Click Here to visit our Sponsor
The Latest News ! The History of Computing The Magazine Have Fun there ! Buy books and goodies
  Click here to loginLogin Click here to send a link to this page to a friendTell a Friend     Search     Click here use the advanced search engine
Browse console museumBrowse pong museum


Ready prompt T-shirts!

see details
C64 maze generator T-shirts!

see details
Spiral program T-shirts!

see details
Pixel Deer T-shirts!

see details
BASIC code T-shirts!

see details
Vector ship T-shirts!

see details
Breakout T-shirts!

see details
Pak Pak Monster T-shirts!

see details
Shooting gallery T-shirts!

see details
Pixel adventure T-shirts!

see details


Welcome to, the most popular website for old computers.
Have a trip down memory lane re-discovering your old computer, console or software you used to have.

There are actually 1244 systems in the museum.


Olivetti introduced a mainframe about 1960 which was called ELEA, then in 1965 the Programma 101 - which was probably the world's first real desktop computer. Then a little later they introduced the Audiotronic range of "office computers". The first was the A770, which was replaced by the A7. The A5 was the desktop version. The Olivetti Audit 5 or A5 was largely an electro mechanical computer. It printed via a golf ball typewritter mechanism at the astonishing speed of 16 character per second...
The TA 1600 system was introduced in 1983 at the CeBIT (which was only a part of the "Hannover-Messe" by that time). TA showed a few sample applications and the 1600 family in general. Triumph Adler's hardware included also the 1600/20-3 which was supplied with a permanent-swap-HDD-unit. This unit had a memory/storage capacity of 2 x 8 MB (Winchester technology). Triumph Adler said the system (the 1600) will fit the demand of medium-sized businesses, due to the facts that these companies w...
MIDWICH Microcontroller
Called the Midwich Microcontroller, this British computer was developped to provide a small desktop micro capable of running other equipment throug a variety of interface cards. In 1979 an Italian IC manufacturer designed and began to sell a single board micro system that could be expanded to a full system with a VDU, discs, etc. Called the Nanocomputer, it was manufactured by SGS Ates and one of the distributors in the UK was Midwich. The Nano was somewhat expensive and suffered from a numbe...
RADIONIC Model R1001
This is an extremly rare TRS-80 Model 1 clone, based on an other clone: The Komtek 1 (from Germany). It's equiped with a Level II basic and powered by a Zilog Z80 cpu. _________ Contributors : Incog...
BASF 7100
The BASF 7000 systems are professional computers from Germany. They seem to be based on the Microterm II Intelligent Terminal by Digi-Log Systems, Inc. There were several models in the 7000 serie....
PCC 2000 is a professional computer released in 1978. It was designed in 1978 by Pertec, the company which merged with MITS by the end of 1976. The PCC is conceived as a monobloc machine, where the display and two 8" floppy disk drives are built-in the main case. The mechanical keyboard offers separated numeric and editing keypads. The system is powered by an Intel 8085 microprocessor and offers 64 KB RAM. The whole thing was apparently delivered with an extended Basic language, which has...
TAP 34 is a self design of Terta company from Hungary. Primarily it was designed as a terminal for big computer systems but it was also able to process data alone. The main integrated circuits were assembled in the USSR and in Hungary by Tungsram, but several parts were imported from other countries. The built-in monitor was a DME-28 monochrome CRT made by Orion. This company was famous for its televisions in Hungary and the other KGST countries. The floppy drive attached to the compute...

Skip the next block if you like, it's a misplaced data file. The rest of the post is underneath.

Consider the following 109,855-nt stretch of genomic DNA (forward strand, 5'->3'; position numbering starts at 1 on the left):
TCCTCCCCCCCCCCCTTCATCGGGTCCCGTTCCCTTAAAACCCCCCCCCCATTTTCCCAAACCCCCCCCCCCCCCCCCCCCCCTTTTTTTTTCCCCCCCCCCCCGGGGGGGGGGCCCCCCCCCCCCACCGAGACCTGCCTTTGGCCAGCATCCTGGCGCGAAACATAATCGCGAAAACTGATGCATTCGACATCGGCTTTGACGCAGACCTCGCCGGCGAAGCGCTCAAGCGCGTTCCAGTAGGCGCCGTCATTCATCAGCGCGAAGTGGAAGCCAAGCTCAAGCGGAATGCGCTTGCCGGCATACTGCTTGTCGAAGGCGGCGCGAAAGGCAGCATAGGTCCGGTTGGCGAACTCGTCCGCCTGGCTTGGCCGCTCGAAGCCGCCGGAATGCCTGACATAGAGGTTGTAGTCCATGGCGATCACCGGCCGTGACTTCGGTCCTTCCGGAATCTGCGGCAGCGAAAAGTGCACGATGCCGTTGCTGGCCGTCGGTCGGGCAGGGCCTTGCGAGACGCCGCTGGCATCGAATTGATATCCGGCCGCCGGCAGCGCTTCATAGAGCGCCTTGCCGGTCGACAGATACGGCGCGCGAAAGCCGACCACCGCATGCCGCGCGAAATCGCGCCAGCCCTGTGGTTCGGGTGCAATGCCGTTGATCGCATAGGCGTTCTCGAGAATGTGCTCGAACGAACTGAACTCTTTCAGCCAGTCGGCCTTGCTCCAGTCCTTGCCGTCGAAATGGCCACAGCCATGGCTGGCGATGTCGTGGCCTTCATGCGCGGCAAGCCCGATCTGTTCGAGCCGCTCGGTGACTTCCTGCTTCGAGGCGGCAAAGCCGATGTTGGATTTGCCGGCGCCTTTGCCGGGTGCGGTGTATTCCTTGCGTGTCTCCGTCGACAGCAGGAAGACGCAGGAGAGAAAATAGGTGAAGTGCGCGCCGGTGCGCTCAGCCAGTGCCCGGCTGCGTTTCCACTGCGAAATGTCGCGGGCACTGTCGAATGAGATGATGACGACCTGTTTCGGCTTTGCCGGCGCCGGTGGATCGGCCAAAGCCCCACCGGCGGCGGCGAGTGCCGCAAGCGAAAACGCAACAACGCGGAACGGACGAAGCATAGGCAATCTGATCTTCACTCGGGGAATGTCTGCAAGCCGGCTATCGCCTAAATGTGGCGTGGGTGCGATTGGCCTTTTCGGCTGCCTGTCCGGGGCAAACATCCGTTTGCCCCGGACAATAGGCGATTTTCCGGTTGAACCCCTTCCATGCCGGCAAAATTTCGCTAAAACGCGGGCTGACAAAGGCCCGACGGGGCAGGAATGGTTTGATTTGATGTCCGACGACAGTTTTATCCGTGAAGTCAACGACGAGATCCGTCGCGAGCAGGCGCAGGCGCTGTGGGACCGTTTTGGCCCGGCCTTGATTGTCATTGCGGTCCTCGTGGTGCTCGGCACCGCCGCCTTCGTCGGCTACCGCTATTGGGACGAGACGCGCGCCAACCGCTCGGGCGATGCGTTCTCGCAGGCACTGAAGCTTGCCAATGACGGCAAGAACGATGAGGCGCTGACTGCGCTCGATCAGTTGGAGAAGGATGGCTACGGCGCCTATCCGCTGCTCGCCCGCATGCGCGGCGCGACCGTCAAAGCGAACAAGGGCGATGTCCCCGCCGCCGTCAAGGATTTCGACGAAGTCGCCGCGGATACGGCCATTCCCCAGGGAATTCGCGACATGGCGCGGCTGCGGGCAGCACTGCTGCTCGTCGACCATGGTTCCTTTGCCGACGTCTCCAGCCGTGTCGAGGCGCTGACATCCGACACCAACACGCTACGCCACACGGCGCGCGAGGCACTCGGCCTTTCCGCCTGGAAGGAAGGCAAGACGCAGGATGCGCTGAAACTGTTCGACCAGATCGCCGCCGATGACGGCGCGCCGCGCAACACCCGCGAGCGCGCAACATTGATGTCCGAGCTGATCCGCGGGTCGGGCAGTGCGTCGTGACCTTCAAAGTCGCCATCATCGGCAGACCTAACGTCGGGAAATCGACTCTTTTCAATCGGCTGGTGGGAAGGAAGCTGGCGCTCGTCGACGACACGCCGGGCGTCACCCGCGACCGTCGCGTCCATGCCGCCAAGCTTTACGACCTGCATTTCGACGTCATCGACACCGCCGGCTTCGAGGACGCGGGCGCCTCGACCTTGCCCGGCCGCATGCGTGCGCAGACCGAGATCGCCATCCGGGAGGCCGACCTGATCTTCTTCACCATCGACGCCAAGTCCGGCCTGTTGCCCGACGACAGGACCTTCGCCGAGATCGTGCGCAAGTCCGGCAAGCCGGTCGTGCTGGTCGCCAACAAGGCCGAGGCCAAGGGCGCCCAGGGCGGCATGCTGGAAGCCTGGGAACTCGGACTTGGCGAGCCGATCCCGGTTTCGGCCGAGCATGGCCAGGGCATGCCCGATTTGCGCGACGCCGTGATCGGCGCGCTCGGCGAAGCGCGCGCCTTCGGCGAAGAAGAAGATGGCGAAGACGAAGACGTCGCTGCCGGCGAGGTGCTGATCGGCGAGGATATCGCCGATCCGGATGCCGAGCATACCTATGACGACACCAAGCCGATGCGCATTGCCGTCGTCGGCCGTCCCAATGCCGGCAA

Based on the MCM 70 / 700 (see this entry for more info), the MCM 800 followed in 1976. It was faster, included 16 KB RAM (instead of 8 KB for the 700), and included the ability to drive an external monitor. Among other things, MCM 800s were used in one of the first french industrial network called Gixinet (along with ARCnet). This was a token-bus type network developped by the Gixi company....
The Imlac PDS-1 is a graphical minicomputer made by Imlac Corporation (founded in 1968) of Needham, Massachusetts. The PDS-1 debuted in 1970 and is considered to be the predecessor of all later graphical minicomputers and modern computer workstations. The PDS-1 had a built-in display list processor and 4096 16-bit words of core RAM. The PDS-1 used a vector display processor for displaying vector graphics as opposed to the raster graphics of modern computer displays. The PDS-1 was often used with...
COMMODORE  C64 Golden Jubilee
Between 1984 (in the U.S.) and 1986 (in Germany), Commodore International celebrated the 1,000,000 machines sold mark in these respective countries by issuing special "Gold" editions of the Commodore C64. These machines were regular C64 models, except they were Golden-colored and fixed on a commemorative plate. The following information comes from Death Adder : Until December 1986, 1,000,000 Commodore 64s were sold in Germany. On this occasion, Commodore Buromaschinen GmbH (...

COMPAQ Portable
Announced November 1982, the unit was actually shipped in January of 1983 (300 of them). This was arguably the system that destroyed IBM's monopoly on the PC market and created the situation we see today. It WAS the first compatible system that was LEGALLY made, though Columbia first copied the IBM BIOS and later paid the fatal price. The system's BIOS was developed from scratch by using a team of 18 persons (only one guy was "dirty" and he was not allowed to do any part of the code and coul...
COMMODORE  Amiga 500
Commodore's Amiga 500 was the low-end version of the Amiga 2000 and the main competitor of Atari's 520/1040 ST range. The A500 was superior in almost every area, apart from its MIDI capabilities and the disk drive, which was not only slow but very noisy as well and a bitter feud quickly developed between owners of these rival machines. Hardware wise, the A500 is very similar to the Amiga 1000, the main internal differences being ...